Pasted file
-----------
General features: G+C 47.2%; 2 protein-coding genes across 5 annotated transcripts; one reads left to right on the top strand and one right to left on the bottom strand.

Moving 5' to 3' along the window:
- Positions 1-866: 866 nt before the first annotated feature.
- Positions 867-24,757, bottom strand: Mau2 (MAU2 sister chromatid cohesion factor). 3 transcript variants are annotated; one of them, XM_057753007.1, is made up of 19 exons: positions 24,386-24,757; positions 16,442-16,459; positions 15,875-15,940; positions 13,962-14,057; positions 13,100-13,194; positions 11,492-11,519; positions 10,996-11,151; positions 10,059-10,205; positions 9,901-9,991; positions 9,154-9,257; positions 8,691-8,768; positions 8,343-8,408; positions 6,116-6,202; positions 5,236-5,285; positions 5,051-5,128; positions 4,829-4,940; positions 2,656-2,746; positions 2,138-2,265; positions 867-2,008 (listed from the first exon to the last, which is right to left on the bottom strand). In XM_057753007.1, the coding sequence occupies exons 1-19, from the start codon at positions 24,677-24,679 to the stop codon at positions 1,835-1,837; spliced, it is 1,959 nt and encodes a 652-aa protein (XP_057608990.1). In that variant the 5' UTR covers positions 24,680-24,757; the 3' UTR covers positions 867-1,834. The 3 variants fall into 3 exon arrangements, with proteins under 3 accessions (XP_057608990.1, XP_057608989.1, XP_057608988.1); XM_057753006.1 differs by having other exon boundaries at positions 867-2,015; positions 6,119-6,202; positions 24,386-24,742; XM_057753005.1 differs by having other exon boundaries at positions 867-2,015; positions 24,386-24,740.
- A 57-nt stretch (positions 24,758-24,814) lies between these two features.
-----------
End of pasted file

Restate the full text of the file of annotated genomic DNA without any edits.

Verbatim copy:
General features: G+C 47.2%; 2 protein-coding genes across 5 annotated transcripts; one reads left to right on the top strand and one right to left on the bottom strand.

Moving 5' to 3' along the window:
- Positions 1-866: 866 nt before the first annotated feature.
- Positions 867-24,757, bottom strand: Mau2 (MAU2 sister chromatid cohesion factor). 3 transcript variants are annotated; one of them, XM_057753007.1, is made up of 19 exons: positions 24,386-24,757; positions 16,442-16,459; positions 15,875-15,940; positions 13,962-14,057; positions 13,100-13,194; positions 11,492-11,519; positions 10,996-11,151; positions 10,059-10,205; positions 9,901-9,991; positions 9,154-9,257; positions 8,691-8,768; positions 8,343-8,408; positions 6,116-6,202; positions 5,236-5,285; positions 5,051-5,128; positions 4,829-4,940; positions 2,656-2,746; positions 2,138-2,265; positions 867-2,008 (listed from the first exon to the last, which is right to left on the bottom strand). In XM_057753007.1, the coding sequence occupies exons 1-19, from the start codon at positions 24,677-24,679 to the stop codon at positions 1,835-1,837; spliced, it is 1,959 nt and encodes a 652-aa protein (XP_057608990.1). In that variant the 5' UTR covers positions 24,680-24,757; the 3' UTR covers positions 867-1,834. The 3 variants fall into 3 exon arrangements, with proteins under 3 accessions (XP_057608990.1, XP_057608989.1, XP_057608988.1); XM_057753006.1 differs by having other exon boundaries at positions 867-2,015; positions 6,119-6,202; positions 24,386-24,742; XM_057753005.1 differs by having other exon boundaries at positions 867-2,015; positions 24,386-24,740.
- A 57-nt stretch (positions 24,758-24,814) lies between these two features.